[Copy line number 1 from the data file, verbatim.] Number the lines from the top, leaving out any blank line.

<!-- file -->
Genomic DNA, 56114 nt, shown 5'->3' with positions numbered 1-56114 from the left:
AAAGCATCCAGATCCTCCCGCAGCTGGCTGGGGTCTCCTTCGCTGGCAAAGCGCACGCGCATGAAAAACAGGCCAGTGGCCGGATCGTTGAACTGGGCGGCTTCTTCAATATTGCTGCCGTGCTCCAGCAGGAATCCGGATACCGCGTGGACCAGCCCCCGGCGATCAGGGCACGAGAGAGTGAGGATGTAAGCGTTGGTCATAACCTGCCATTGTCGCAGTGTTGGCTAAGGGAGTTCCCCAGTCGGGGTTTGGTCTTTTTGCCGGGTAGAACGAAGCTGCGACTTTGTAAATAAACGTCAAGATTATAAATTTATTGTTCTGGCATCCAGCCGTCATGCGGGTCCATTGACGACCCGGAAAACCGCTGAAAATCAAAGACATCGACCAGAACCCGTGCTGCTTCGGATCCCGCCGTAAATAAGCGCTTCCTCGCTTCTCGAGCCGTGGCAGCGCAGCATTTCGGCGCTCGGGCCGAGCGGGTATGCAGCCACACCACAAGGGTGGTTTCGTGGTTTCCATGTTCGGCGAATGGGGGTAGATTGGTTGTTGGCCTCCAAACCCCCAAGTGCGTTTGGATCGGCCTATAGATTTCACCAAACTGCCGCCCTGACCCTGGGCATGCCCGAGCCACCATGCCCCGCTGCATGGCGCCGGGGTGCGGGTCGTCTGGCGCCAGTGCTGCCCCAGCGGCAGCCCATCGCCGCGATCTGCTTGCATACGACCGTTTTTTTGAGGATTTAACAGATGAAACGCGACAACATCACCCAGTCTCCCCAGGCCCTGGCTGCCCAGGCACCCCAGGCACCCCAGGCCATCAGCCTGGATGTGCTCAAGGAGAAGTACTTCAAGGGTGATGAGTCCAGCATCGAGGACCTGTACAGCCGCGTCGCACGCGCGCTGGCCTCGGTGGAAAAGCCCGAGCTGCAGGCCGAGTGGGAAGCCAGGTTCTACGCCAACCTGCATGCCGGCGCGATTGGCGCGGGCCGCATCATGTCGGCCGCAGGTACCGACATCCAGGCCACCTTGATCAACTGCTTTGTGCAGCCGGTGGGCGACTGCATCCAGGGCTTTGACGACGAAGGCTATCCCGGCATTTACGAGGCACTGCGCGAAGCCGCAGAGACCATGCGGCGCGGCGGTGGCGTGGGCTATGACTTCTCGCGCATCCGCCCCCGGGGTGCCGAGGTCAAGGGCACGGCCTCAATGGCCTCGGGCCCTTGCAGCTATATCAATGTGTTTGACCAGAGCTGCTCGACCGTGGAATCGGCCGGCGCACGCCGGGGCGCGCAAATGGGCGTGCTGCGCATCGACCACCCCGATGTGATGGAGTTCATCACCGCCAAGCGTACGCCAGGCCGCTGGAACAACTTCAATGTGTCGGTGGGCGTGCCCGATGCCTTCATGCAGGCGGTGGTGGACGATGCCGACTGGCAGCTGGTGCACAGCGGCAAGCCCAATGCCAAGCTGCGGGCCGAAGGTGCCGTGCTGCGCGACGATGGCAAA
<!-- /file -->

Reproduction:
Genomic DNA, 56114 nt, shown 5'->3' with positions numbered 1-56114 from the left: